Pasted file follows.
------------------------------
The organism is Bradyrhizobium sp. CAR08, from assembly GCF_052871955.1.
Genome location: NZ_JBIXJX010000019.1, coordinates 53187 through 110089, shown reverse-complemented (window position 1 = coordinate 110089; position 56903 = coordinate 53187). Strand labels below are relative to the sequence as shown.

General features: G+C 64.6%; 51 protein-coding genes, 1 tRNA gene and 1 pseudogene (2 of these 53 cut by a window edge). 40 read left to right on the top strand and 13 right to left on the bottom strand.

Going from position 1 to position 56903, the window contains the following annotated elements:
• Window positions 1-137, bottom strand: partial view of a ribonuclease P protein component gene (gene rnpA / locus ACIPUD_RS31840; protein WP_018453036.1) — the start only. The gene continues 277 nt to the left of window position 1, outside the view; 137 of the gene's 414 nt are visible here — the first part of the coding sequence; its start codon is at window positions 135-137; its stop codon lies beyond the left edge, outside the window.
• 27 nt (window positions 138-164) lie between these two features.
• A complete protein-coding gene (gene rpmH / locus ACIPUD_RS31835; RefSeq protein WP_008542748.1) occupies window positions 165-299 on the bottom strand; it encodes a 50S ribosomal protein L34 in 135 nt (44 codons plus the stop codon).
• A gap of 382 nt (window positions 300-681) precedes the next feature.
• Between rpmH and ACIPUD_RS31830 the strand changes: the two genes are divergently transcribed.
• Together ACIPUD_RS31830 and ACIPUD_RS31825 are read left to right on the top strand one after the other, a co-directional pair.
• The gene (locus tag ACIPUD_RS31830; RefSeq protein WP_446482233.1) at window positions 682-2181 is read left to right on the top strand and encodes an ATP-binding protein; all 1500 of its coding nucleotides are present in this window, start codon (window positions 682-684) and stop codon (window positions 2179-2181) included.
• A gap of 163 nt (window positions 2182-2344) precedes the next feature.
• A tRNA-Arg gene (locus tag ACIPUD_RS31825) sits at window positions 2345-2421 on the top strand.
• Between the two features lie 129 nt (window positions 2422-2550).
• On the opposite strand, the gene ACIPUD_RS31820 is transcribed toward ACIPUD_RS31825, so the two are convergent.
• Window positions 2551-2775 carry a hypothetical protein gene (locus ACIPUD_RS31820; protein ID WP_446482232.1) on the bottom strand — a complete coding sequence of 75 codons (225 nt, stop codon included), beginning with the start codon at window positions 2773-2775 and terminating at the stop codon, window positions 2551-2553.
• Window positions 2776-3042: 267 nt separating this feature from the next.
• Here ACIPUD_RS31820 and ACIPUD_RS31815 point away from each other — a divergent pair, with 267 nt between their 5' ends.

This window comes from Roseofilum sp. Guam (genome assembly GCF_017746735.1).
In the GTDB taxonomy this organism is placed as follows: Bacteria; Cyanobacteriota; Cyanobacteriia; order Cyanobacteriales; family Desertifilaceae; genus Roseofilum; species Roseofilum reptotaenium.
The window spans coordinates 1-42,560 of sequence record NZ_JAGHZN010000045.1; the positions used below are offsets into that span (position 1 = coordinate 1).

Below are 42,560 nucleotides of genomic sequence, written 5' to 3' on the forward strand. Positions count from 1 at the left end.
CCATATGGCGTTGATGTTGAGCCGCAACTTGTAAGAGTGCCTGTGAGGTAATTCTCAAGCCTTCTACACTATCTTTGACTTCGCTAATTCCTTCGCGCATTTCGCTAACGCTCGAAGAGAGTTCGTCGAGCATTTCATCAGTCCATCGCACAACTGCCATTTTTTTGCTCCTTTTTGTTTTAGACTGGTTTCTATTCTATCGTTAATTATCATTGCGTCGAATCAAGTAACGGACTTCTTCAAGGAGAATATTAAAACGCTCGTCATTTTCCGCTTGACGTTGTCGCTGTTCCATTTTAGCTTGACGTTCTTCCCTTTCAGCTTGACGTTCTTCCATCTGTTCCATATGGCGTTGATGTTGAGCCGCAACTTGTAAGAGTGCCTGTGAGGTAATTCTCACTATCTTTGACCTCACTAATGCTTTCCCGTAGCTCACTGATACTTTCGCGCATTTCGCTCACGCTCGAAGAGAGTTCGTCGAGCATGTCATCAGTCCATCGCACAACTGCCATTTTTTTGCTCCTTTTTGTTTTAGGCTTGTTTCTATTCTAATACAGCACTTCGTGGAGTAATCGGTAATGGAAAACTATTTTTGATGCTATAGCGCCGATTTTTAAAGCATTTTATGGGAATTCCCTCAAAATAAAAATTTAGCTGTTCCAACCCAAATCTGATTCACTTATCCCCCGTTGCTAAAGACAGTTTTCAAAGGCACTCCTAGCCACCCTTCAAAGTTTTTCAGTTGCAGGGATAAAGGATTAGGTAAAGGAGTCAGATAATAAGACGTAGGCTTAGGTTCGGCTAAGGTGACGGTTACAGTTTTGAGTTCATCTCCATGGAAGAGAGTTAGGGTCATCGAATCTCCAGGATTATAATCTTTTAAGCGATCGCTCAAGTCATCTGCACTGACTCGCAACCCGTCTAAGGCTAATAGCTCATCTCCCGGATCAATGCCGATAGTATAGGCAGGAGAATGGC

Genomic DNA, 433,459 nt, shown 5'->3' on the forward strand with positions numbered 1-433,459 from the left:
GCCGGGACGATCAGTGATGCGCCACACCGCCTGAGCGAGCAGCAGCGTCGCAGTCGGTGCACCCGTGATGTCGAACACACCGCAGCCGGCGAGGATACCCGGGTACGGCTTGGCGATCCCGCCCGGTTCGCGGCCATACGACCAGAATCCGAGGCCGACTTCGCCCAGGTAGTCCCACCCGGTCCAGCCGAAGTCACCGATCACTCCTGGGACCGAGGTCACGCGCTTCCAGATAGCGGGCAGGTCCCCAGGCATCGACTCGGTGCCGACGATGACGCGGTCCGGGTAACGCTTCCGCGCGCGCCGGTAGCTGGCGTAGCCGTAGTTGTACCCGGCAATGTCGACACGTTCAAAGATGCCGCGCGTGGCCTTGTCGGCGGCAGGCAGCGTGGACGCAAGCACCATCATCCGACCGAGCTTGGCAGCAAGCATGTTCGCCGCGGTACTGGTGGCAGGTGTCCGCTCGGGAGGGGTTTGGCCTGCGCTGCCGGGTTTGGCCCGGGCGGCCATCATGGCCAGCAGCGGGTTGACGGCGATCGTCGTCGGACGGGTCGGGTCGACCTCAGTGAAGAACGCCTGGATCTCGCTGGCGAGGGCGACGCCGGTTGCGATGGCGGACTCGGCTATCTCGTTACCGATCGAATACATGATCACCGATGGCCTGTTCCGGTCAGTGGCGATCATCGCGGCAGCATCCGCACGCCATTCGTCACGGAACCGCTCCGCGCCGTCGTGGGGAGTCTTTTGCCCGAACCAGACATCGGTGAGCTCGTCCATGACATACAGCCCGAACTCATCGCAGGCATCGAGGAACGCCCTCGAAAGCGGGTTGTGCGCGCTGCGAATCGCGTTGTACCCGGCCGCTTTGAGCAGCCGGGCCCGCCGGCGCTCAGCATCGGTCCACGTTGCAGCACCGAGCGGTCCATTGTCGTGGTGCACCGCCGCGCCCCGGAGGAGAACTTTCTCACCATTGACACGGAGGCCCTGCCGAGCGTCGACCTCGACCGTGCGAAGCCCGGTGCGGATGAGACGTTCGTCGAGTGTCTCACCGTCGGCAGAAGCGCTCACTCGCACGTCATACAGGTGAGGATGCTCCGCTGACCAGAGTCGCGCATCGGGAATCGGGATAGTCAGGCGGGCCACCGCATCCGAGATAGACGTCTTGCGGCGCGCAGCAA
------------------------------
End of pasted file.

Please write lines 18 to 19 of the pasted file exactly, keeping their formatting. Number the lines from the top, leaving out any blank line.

• Here ACIPUD_RS31820 and ACIPUD_RS31815 point away from each other — a divergent pair, with 267 nt between their 5' ends.

This window comes from Roseofilum sp. Guam (genome assembly GCF_017746735.1).